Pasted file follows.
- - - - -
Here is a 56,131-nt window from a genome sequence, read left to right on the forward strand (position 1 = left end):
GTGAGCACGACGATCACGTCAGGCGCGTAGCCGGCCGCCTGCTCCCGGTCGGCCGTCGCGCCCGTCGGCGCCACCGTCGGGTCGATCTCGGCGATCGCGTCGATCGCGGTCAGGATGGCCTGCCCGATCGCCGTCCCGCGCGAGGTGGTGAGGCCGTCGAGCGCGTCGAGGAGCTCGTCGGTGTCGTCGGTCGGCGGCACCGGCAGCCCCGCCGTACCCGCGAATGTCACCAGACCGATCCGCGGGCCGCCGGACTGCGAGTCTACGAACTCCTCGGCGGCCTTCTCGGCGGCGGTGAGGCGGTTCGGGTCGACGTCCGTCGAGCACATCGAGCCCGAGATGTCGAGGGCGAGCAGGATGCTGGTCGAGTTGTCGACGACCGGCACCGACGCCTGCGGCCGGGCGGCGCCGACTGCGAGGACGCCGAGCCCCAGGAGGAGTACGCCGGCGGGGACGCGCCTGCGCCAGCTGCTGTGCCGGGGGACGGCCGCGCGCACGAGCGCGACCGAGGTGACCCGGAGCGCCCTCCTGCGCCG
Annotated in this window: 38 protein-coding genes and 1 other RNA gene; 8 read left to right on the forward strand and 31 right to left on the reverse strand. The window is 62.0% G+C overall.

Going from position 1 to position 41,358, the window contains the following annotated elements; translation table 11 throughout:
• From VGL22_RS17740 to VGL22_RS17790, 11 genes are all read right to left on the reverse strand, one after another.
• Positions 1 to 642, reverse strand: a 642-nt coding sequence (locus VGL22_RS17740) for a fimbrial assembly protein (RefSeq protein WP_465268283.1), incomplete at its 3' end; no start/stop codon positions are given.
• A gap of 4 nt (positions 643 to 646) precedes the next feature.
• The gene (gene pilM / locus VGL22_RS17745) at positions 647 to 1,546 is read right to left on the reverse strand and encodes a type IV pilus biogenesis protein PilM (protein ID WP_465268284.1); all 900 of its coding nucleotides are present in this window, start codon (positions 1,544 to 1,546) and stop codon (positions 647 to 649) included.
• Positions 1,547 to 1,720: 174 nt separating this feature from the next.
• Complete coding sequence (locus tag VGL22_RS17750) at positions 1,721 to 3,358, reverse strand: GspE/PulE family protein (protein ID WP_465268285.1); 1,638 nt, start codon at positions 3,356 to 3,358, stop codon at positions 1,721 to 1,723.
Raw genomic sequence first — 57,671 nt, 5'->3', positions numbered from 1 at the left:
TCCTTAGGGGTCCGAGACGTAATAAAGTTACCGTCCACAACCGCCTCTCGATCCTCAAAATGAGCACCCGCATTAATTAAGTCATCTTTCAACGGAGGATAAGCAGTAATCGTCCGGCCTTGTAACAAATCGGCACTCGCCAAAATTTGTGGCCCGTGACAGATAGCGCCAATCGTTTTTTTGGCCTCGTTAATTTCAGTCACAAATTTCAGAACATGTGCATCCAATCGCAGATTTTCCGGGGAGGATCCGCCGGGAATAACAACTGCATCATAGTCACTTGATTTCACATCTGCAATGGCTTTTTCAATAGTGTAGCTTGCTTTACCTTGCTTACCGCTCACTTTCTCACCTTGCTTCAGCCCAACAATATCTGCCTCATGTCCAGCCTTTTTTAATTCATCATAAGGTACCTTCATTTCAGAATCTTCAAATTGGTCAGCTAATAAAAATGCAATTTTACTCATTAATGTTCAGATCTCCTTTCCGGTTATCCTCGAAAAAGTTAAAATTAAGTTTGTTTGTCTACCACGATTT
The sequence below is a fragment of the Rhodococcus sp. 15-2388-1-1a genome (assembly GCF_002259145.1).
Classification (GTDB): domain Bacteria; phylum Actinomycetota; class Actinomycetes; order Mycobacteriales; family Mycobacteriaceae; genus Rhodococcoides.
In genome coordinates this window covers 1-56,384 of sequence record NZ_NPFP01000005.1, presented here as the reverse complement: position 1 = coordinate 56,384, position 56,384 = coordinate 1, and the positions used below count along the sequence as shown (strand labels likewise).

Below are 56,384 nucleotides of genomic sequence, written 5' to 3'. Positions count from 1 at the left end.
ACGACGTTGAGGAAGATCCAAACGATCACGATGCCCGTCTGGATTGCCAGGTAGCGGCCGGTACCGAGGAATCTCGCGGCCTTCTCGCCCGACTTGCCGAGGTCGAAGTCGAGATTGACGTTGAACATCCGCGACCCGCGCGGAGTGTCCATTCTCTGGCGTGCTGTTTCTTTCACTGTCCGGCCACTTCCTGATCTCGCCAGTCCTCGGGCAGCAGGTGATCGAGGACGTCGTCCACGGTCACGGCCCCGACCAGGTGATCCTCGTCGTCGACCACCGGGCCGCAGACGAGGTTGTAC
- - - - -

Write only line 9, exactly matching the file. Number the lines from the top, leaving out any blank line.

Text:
• Positions 1,547 to 1,720: 174 nt separating this feature from the next.